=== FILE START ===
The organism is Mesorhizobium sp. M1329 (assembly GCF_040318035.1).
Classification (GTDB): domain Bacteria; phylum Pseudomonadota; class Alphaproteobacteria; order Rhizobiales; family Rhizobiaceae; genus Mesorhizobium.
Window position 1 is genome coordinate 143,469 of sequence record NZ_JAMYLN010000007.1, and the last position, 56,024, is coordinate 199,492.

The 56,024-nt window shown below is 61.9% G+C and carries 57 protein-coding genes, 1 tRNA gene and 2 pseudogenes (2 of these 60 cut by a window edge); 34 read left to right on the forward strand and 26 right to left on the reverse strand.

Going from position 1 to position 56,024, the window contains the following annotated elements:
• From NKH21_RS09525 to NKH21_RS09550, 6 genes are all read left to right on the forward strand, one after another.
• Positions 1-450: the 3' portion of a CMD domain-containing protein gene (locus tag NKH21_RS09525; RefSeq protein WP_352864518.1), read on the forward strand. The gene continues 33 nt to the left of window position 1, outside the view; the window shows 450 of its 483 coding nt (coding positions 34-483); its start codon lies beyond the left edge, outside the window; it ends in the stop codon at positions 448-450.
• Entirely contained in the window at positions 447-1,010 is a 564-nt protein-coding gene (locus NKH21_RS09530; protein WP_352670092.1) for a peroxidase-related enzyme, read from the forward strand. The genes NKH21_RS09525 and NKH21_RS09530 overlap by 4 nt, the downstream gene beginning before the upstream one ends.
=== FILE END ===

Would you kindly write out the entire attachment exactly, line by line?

The organism is Mesorhizobium sp. M1329 (assembly GCF_040318035.1).
Classification (GTDB): domain Bacteria; phylum Pseudomonadota; class Alphaproteobacteria; order Rhizobiales; family Rhizobiaceae; genus Mesorhizobium.
Window position 1 is genome coordinate 143,469 of sequence record NZ_JAMYLN010000007.1, and the last position, 56,024, is coordinate 199,492.

The 56,024-nt window shown below is 61.9% G+C and carries 57 protein-coding genes, 1 tRNA gene and 2 pseudogenes (2 of these 60 cut by a window edge); 34 read left to right on the forward strand and 26 right to left on the reverse strand.

Going from position 1 to position 56,024, the window contains the following annotated elements:
• From NKH21_RS09525 to NKH21_RS09550, 6 genes are all read left to right on the forward strand, one after another.
• Positions 1-450: the 3' portion of a CMD domain-containing protein gene (locus tag NKH21_RS09525; RefSeq protein WP_352864518.1), read on the forward strand. The gene continues 33 nt to the left of window position 1, outside the view; the window shows 450 of its 483 coding nt (coding positions 34-483); its start codon lies beyond the left edge, outside the window; it ends in the stop codon at positions 448-450.
• Entirely contained in the window at positions 447-1,010 is a 564-nt protein-coding gene (locus NKH21_RS09530; protein WP_352670092.1) for a peroxidase-related enzyme, read from the forward strand. The genes NKH21_RS09525 and NKH21_RS09530 overlap by 4 nt, the downstream gene beginning before the upstream one ends.